Country Life Today: How plants feel ‘pain’ – and warn each other when they’re about to get eaten

In today's round-up, we bring you mind-bending research about plant communication, look at 'green' sheep and find out more about Scotland's new spaceport.

How plants warn each other when they’re getting eaten

Plants can warn each other when under attack, according to new research which sounds like something out of science fiction, but actually comes from Cornell University.

Researchers carried out a study which found that plants release chemicals to the air around them when threatened by herbivores or pathogens. When other plants detect these chemicals, they can change their metabolism to help ward off trouble. That can be in a change of taste – for example, to be more bitter – or to attract insects which could help them fight back.

‘It’s not a random change – in fact, those chemical and metabolic changes are also helping them cope with those attackers,’ explains Professor Andre Keppler.

‘It’s very much like our immune system: Though plants don’t have antibodies like we have, they can fight back with pretty nasty chemistry.’

Full story (Daily Mail)

Scottish college launches project to breed eco-friendly sheep

A new project led by Scotland’s Rural College looks at new ways to breed and feed sheep to reduce their environmental impact.

Sheep in a field

Scientists will first develop tools to measure the animals’ methane emissions and feed efficiency—the amount of feed a sheep requires to produce a unit of milk or meat. They will then examine how a range of factors, including breeding and genetic lines, affect the relationship between emissions and feed efficiency, in a bid to give the industry the means to breed, feed and manage sheep in a more eco-friendly way.

On average, lamb has a greater ecological footprint per kilogram than all other meat so the Scottish initiative could be a game-changer.

Full story (Country Life)

Grab an art bargain and help a heart charity

Heart Research UK is holding an online auction featuring more than 450 original, signed works by celebrities and leading artists, which have been donated to the charity — and are listed anonymously.

Hosted on eBay, the sale includes pieces by Alan Titchmarsh, Keith Lemon, Vic Reeves and Jon Mitchell, among others, with starting prices as low as £2.50. Buyers will only discover who made the work they purchased once the auction has finished.

All artwork will also be on display at Northern Ballet, Leeds, from noon to 4pm on Wednesday October 9. The auction closes on October 13.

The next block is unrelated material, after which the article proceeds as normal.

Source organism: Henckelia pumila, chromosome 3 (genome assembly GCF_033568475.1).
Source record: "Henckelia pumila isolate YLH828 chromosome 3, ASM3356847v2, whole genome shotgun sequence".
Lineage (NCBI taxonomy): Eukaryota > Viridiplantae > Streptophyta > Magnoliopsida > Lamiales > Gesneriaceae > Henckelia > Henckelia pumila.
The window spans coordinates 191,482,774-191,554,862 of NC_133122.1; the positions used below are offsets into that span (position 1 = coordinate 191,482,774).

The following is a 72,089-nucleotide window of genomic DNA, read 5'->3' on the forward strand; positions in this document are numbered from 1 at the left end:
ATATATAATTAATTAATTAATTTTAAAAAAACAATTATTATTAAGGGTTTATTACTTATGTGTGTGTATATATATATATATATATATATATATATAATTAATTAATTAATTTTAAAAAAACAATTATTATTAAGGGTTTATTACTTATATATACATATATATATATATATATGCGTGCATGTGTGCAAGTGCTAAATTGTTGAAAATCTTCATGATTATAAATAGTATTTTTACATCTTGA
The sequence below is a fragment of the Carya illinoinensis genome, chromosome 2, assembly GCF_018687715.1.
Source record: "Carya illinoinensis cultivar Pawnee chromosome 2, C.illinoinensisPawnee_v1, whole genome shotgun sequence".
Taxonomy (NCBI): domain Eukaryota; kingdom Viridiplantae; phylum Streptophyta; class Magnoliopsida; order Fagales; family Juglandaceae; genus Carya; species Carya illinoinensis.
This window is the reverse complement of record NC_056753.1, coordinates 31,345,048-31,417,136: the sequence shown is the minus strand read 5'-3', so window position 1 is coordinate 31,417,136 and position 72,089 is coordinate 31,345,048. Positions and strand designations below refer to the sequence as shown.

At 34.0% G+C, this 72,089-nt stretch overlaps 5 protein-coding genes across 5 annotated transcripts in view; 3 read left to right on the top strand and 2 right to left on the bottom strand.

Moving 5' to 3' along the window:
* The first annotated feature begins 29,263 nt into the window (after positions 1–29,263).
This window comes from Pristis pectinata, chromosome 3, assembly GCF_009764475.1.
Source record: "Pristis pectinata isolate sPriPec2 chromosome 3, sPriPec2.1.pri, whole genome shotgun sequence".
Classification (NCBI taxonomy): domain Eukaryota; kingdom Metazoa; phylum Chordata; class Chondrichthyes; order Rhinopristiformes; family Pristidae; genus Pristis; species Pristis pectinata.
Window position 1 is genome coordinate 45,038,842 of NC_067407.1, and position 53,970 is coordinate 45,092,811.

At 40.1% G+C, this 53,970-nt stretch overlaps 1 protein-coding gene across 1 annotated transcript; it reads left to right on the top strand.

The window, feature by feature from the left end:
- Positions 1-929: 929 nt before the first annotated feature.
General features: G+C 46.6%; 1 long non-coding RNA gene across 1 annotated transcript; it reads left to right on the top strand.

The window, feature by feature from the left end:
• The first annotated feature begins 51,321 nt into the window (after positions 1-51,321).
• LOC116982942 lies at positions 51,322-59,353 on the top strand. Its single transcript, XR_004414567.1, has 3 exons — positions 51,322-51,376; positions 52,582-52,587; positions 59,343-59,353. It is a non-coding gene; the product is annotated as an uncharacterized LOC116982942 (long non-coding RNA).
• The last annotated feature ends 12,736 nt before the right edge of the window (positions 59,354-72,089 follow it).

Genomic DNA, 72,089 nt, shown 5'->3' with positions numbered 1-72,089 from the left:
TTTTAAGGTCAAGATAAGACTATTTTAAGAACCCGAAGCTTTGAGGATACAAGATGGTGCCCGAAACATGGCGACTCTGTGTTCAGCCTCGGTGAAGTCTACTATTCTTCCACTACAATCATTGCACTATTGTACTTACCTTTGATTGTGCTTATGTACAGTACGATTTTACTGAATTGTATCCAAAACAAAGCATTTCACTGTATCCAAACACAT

Full story (The Scarborough News)

Spaceport controversy heats up in Scotland

Highlands and Islands Enterprise has revealed outline proposals for a spaceport development on the Mhoine peninsula (below), in Sutherland. If approved, the project would be the UK’s first satellite launch facility.

The Mhoine moorland with Ben Loyal and Ben Hope, Sutherland.

However, conservationists caution the scheme — which would be built over more than 800 acres of moorland and peatland — could devastate the local ecosystem and affect several environmentally-sensitive areas, including two sites of special scientific interest and a RAMSAR wetland of international importance.

Full story (Country Life)

On this day…Elizabethan playwright John Marston was born

Poet, satirist and playwright John Marston was born on October 7, 1576, at Warsington, in Oxfordshire. After studying at Oxford, he was admitted to the Middle Temple, like his father before him, but also nurtured an interest for poetry and writing, which his family disapproved of. In 1598, he published his first works, including The Scourge of Villanie, which is thought to have influenced Shakespeare.

He quickly became a prominent literary figure and was one of the three writers involved in the War of Poets, a series of plays in which playwrights ridiculed one another — but a change of career beckoned. By the end of 1609, ten years after the Archbishop of Canterbury had banned and burned the Scourge, Marston had become a priest.

’Hidden’ house hits the market in Norfolk

A house that’s so secluded no one knew was there has come up for sale in Norwich. The two-bedroom property is just off the city’s popular St Benedict’s Street, but it’s tucked away behind another building and accessed by a gated passageway, so not even estate agents were aware of its existence.

Mystery house in Norfolk

Unfortunately, the building, which is thought to date from the 1930s and has a private garden, suffered extensive water damage and is now in disrepair. However, the price reflects this and, once renovated, the property could make a brilliant home right in the heart of the city.

Full story (Country Life)

And finally… Norwich pub gets seal of approval

Staff and punters at the Ribs of Beef, a Norwich pub were surprised — and more than a little shocked — to see a seal turn up just outside the establishment, which stands by a bridge on the River Wensum.

Although the Norfolk coast has many seals, no one had ever seen them travel this far inland and the pub manager, John Power, decided to call the RSPCA and the authority for the Broads National Park in case the animal was hurt. A Norfolk Wildlife Rescue volunteer also went to check on the seal, which looked absolutely fine.

According to the Broads Authority, the seal may have arrived in Norwich because of the current tides in the Broads waterways. Both the authority and Norfolk Wildlife Rescue reminded the public that seals are wild animals and people should keep their distance.

Full story (Eastern Daily Press)